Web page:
Many schools use programs such as BlackBoard and Schoology as mainframes for their classrooms, with such programs providing organized folders that contain class syllabi, assignments, e-books, and other sources of information. Many teachers also provide PowerPoint and other digital media that directly reflects material taught during school hours. Thus, students gain easy access to information in an interactive and simple interface, allowing them to work consistently in many environments. With regards to tertiary institutions, OL allows students with other responsibilities, such as children or jobs, to gain access to resources or online courses, thus broadening the pool of educated students. Students can then fill in the gaps in their knowledge through free applications such as the aforementioned Khan Academy, create projects through presentations tools such as Google Slides, and interact with their teachers through chat services such as Skype.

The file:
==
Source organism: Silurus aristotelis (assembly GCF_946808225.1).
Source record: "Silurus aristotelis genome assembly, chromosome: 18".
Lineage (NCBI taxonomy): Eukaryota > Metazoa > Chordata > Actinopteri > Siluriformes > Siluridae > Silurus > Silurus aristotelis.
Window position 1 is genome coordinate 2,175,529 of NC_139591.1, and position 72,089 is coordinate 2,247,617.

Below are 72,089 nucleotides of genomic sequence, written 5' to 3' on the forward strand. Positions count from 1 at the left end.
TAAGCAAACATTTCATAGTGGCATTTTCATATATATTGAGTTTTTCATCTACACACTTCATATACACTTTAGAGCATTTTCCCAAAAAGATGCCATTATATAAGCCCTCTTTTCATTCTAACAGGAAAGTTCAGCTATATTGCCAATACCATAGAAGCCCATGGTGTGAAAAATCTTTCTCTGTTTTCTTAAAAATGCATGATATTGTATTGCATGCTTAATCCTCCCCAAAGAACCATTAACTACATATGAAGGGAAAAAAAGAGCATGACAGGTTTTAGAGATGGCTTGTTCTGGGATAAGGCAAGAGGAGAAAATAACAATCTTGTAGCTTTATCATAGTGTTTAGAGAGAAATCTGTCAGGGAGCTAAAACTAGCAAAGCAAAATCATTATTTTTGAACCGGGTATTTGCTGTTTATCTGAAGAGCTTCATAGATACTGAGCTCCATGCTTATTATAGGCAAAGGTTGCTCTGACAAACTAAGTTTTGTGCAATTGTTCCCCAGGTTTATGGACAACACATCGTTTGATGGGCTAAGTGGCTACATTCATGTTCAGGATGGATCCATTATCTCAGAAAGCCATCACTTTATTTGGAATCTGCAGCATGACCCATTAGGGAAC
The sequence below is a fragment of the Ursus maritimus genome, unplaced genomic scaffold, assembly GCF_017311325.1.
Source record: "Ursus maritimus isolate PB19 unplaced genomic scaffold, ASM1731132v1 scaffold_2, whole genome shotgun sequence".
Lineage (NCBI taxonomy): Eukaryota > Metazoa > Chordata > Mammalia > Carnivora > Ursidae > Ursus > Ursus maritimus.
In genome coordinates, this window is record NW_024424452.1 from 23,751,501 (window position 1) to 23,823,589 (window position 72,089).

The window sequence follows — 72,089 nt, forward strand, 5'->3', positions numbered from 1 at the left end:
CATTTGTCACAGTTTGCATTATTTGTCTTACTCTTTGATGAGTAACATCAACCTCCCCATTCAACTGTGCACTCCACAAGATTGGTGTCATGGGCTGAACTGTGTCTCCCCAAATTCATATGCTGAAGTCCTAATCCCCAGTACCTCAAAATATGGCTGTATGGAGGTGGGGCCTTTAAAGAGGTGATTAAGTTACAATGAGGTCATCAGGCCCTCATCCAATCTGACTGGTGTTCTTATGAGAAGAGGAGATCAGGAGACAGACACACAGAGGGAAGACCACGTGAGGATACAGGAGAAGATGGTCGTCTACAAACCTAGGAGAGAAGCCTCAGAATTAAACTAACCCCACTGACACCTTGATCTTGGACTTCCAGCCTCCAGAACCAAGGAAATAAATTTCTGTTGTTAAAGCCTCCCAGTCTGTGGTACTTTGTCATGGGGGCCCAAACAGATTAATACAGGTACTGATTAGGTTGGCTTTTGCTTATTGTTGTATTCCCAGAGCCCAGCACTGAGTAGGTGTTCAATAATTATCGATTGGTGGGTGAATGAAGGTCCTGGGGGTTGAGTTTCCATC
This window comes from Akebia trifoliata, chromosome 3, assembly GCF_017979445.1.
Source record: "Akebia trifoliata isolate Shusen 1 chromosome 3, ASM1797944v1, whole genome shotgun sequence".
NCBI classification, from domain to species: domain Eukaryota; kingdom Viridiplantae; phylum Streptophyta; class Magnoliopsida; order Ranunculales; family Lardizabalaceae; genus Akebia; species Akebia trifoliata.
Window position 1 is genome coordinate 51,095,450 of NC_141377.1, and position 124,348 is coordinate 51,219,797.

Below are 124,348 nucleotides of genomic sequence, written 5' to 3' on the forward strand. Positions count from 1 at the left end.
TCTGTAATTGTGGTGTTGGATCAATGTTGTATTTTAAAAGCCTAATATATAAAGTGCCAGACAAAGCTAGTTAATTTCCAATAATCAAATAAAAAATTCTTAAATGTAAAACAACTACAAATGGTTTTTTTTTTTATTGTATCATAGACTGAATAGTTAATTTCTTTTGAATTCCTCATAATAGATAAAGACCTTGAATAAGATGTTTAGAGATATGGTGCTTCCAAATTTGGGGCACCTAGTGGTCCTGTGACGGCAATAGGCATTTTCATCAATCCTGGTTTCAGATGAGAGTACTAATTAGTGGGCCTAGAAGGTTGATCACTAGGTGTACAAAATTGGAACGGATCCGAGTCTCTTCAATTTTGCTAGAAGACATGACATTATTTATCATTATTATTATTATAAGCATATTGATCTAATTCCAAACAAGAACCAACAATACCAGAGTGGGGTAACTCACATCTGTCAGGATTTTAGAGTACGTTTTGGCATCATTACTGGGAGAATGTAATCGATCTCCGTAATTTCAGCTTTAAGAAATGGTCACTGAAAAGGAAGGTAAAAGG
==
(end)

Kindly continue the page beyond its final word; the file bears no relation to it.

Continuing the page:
Therefore, students can attain a well-rounded education in many situations spanning across all levels of education. Furthermore, a 2010 study found that “students taking courses by distance education outperformed their student counterparts in the traditionally instructed courses,” validating the effectiveness of even long-distance OL (Shachar and Neumann). Therefore, OL is a powerful tool that provides consistent and effective education. However, it can be argued that an innovation is limited by it economical impact; can OL be implemented and used in an efficient manner? According to Susan Aldridge, a senior fellow at the American Association of State Colleges and Universities, online courses courses “cost more to develop, take more time to develop and take more time for the faculty to teach,” (Haynie). These expenses come from the need for technical support for both students and teachers, the licensing of OL programs and mainframes, and the trial-and-error period that comes with the betas of such courses.